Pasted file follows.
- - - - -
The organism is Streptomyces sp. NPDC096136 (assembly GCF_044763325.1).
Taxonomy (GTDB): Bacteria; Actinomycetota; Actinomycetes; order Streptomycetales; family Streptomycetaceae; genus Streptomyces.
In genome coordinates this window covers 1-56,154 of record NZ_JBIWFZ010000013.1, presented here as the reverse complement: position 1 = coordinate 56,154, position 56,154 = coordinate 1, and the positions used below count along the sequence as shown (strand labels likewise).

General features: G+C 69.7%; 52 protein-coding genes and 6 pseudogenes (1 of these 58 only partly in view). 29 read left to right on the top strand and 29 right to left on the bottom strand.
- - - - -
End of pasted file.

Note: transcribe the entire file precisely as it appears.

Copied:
The organism is Streptomyces sp. NPDC096136 (assembly GCF_044763325.1).
Taxonomy (GTDB): Bacteria; Actinomycetota; Actinomycetes; order Streptomycetales; family Streptomycetaceae; genus Streptomyces.
In genome coordinates this window covers 1-56,154 of record NZ_JBIWFZ010000013.1, presented here as the reverse complement: position 1 = coordinate 56,154, position 56,154 = coordinate 1, and the positions used below count along the sequence as shown (strand labels likewise).

General features: G+C 69.7%; 52 protein-coding genes and 6 pseudogenes (1 of these 58 only partly in view). 29 read left to right on the top strand and 29 right to left on the bottom strand.